Tag: writing

Acronyms and initialisms abounding

Now we’ve completed our IRAS form and been to REC, its onwards to NIHR CSP and NISCHR PCU. Hopefully the SSI we give to R&D will be OK, and once we’ve been adopted by the CRN and CRC we’ll get help from a CSO or two.

So that’s all clear then, right? Apart from ‘OK’, which I presume needs no introduction, these are acronyms and initialisms associated with the process of applying for approval to conduct research in the NHS, and getting help to recruit participants and generate data once permission has been secured. I could add that, in the case of COCAPP, we’re making these applications because we’re interested in the CPA and CTPs, and that we should probably make links with a CLAHRC, an AHSP and keep in with the RRG. And did I mention the MNM we’ve already started? You don’t know about MNM? Then read the papers coming out of RAMESES.

Of course, in writing all this I am wilfully and rather mischievously seeking to confuse. The point, though, is that words matter. Shortcuts and abbreviations can save the time of people who are already in the know, but can present an impenetrable thicket to the outsider. Perhaps the process of navigating NHS research approvals should be described using only the commonest 1,000 words in the English language.

TTFN.

On not lying-in

I’m not very good at lying-in. Once I’m awake (which, on most mornings, is earlier rather than later) I’m up. It’s then a matter of creeping downstairs to do some soundless chores, before making my mandatory mug of strong coffee and grabbing breakfast. Whilst in the kitchen I’ll have the radio on, tuned (at low volume) to BBC R4, for company. Invariably I’ll then make my way to the computer: the very one I’m sitting in front of now.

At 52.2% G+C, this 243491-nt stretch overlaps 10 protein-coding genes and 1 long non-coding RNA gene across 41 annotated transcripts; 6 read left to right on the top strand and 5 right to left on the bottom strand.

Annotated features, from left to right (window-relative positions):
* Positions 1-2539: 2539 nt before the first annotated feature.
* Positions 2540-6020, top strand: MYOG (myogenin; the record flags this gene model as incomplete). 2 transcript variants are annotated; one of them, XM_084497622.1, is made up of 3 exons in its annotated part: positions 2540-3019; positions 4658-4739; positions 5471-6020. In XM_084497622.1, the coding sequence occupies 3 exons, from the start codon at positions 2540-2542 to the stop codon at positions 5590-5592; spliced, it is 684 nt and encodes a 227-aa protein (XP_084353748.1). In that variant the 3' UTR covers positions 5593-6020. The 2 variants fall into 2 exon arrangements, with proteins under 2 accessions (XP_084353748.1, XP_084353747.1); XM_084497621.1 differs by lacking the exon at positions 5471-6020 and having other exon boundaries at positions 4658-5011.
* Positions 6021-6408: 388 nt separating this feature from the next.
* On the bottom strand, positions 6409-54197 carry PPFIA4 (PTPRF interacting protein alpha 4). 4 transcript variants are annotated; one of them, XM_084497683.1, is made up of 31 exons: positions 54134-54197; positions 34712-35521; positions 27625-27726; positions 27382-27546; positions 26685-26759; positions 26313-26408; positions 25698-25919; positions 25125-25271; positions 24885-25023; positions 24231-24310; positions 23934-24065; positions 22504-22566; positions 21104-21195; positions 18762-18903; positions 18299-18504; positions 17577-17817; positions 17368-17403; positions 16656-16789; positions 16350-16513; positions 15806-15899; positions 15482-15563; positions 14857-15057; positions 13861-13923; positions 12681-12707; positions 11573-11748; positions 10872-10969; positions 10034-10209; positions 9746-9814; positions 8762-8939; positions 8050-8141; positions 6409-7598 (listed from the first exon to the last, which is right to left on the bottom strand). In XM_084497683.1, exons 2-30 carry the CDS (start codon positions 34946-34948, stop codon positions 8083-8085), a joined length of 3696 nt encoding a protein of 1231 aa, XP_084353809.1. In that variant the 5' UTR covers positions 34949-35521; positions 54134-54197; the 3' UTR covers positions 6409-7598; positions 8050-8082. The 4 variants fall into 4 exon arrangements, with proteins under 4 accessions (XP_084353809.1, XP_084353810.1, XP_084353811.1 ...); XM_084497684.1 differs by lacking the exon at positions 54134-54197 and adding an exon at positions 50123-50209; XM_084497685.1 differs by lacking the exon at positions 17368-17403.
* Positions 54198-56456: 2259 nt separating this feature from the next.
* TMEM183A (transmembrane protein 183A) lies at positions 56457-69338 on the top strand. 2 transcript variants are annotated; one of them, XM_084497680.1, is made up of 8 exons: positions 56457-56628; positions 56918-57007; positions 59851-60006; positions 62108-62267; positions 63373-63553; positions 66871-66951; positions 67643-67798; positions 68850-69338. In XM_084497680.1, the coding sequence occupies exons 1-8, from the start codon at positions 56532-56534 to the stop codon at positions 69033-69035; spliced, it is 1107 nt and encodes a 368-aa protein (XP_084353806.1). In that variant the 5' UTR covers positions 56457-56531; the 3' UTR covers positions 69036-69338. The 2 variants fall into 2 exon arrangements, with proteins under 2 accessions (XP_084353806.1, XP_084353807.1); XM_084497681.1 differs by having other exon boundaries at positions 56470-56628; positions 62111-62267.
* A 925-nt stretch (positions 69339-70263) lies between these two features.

This blog is about a week old, and a number of my posts have started life in this pre-dawn window of opportunity. Papers I’ve written for publication have often been chipped away at at a similar time. So far the relationship between my writing-for-this-blog and my writing-for-journal-submission has been one-way, in that I’ve used this space to share ideas rehearsed at greater length in already-published academic articles. Indeed, this was one of my purposes in setting this site up: I wanted to experiment with blogging as a way of promoting work, and as a means of engaging beyond the production of lengthy outputs for paid-for journals.

It now occurs to me that this blog might also become a working space for the development of new ideas, and that the relationship between writing-for-journals and writing-for-the-blog might sometimes run in the opposite direction. This forum will never be a substitute for my academic journal-writing, and I’m not proposing to dump heaps of unmanaged data here (even if I had it!) for some kind of public write-in. But I might bring fledging ideas which I’m in the process of working through in my head.

Which brings me to…

At this year’s Network for Psychiatric Nursing Research conference I gave a talk titled, ‘Past, present and possible future in the system of community mental health care’. I intended this to be a kind of reflective run-through, taking in a decade-and-a-half of research and writing in the field. I wanted to touch lightly over a string of studies and papers I’ve had the good fortune to be involved in, and to knit together something cumulative around the themes of system interrelatedness, complexity and change. I’m not sure I pulled this ambition off in that forum, and in the longer term I’d like to work this all up into a full-blown paper. This space might become a repository of some sort for this type of work-in-progress. We’ll have to see, though, and I’ll need to think through how this might happen.

Unrelatedly: I’ll be opening the Mental Health Nurse Academics UK Vice Chair elections on Monday. My congratulations, too, to Louise Poley (Consultant Nurse in Substance Misuse, Cardiff and Vale UHB) for becoming RCN Wales Nurse of the Year. Lou has done outstanding work improving the health of people who are homeless, collaborating with partners across the statutory and non-statutory sectors.

Now I’m off out for run. Thanks, again, for reading.